Monday, December 3, 2007

And the lightbulb goes on...

Last month, I wrote about the allocation of my budget to different categories, and how it differs from my "ideal" allocation. One of the biggest points that stood out for me was that I use 12.9% of my gross income for debt repayment.

Get Rich Slowly has a review today of the book All Your Worth, and there's a point made that really jumped out at me. The target budget allocation recommended in this book is 50% for "needs", 30% for "wants", and 20% for savings. The big eye opener for me is that they include debt repayment in the savings category.

This concept of debt-reduction-as-savings isn't exactly a new idea to me, but it doesn't seem to have sunk in, because I list my debt repayment under my "needs" category. If I look at it as part of my savings, then I am actually saving 22.3% of my gross income (9.4% actual savings; 12.9% debt reduction). I think it's fair to look at it this way, for a few reasons:
  • These debts represent money that I've already spent, so I'm really saving up for these purchases retroactively

  • Every dollar that I pay toward debt reduction is a dollar that my future self won't have to pay (actually, it's more than a dollar that my future self won't have to pay, because every dollar that I don't pay now will accrue interest over time)

  • Once the debts are fully paid off, this is money that can be redirected toward "real" savings
So my budget allocation is actually a bit more in line with my target allocation than I thought.


MEG said...

I have always counted my mortgage pre-payment as part of my savings. This is because I don't HAVE to pre-pay my mortgage--it's optional. Plus if I wasn't doing that, those dollars would be saved instead.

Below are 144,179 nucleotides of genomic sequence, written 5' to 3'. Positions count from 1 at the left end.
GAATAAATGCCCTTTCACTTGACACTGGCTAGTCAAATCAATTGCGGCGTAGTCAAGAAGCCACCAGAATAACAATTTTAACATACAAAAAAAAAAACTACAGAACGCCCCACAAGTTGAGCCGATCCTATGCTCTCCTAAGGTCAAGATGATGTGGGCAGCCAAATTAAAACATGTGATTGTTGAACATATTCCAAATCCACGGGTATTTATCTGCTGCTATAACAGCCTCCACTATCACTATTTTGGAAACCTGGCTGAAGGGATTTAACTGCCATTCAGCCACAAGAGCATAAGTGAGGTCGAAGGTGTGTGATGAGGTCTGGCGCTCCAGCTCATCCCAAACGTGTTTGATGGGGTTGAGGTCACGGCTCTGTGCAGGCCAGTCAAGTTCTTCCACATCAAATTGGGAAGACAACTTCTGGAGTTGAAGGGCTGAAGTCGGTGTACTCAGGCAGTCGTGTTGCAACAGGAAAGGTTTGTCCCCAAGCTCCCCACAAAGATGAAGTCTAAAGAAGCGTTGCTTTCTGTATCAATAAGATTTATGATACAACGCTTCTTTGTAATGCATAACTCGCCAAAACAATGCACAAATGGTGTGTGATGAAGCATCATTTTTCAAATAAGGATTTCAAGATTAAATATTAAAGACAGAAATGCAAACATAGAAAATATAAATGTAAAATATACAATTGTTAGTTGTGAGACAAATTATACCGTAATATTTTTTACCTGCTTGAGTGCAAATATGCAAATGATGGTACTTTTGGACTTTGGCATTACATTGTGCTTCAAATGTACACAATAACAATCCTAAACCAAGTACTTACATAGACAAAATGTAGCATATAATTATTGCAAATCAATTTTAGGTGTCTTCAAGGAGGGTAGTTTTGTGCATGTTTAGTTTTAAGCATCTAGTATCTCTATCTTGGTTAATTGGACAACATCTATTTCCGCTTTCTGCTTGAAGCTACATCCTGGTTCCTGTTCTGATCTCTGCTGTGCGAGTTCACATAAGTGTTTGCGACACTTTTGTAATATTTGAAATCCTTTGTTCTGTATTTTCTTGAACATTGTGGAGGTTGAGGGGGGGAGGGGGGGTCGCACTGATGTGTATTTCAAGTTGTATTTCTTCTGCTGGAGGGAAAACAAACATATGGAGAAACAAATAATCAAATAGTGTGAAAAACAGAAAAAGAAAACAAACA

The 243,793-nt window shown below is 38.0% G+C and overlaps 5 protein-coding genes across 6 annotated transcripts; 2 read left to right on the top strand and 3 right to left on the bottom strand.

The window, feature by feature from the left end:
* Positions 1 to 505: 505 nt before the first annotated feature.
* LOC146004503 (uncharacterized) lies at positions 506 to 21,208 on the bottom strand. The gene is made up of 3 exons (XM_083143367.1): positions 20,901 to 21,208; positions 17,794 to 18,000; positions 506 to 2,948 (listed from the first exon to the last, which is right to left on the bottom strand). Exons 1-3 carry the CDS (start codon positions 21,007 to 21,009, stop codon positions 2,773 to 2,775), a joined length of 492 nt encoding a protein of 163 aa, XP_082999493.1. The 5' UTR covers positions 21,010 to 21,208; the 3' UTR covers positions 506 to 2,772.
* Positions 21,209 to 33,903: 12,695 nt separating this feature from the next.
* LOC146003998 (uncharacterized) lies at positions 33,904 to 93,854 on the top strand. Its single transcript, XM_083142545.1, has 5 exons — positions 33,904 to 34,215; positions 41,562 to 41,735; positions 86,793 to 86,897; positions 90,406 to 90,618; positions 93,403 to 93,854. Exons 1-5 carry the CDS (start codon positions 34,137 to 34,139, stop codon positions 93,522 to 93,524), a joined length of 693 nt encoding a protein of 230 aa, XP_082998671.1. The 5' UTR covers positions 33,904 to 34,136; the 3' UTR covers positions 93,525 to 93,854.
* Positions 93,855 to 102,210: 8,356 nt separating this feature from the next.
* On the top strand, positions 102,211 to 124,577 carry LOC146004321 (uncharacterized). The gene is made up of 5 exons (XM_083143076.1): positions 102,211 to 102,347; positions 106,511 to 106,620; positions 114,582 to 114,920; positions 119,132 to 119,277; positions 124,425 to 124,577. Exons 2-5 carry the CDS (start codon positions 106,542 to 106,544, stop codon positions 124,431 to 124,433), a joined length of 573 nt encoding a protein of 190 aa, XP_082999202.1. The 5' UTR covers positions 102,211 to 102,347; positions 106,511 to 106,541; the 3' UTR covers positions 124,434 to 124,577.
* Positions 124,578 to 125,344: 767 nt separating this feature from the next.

But I don't count other forms of debt repayment as part of my savings; I'd call credit card payment, student loan payments, and car loan payments under "committed expenses" or "fixed expenses," just like any other bill.

The only caveot would be if you're paying EXTRA on your student loan payments or car payments--that portion could be referred to as savings. But credit card debt (even if you're paying more than you "have" to) can never really be considered a form of savings in my opinion.

Loonies And Sense said...

You're right about debt reduction being a "committed expense", in the sense that it's not an optional payment. If I ever find myself unemployed, I'll still have to continue making my debt payments.

Making these payments is, however, an investment in my future, so it sort of falls in a "mandatory savings" bucket. My main reason for thinking of it this way is that I am the number-one beneficiary of making these payments. Once the debt is paid off, these payments will be snowballed into my tithing and savings categories.

Whether or not you consider these payments as savings, they are different from other bills, in that each payment reduces a future obligation. You can't say the same for a tax bill, for example.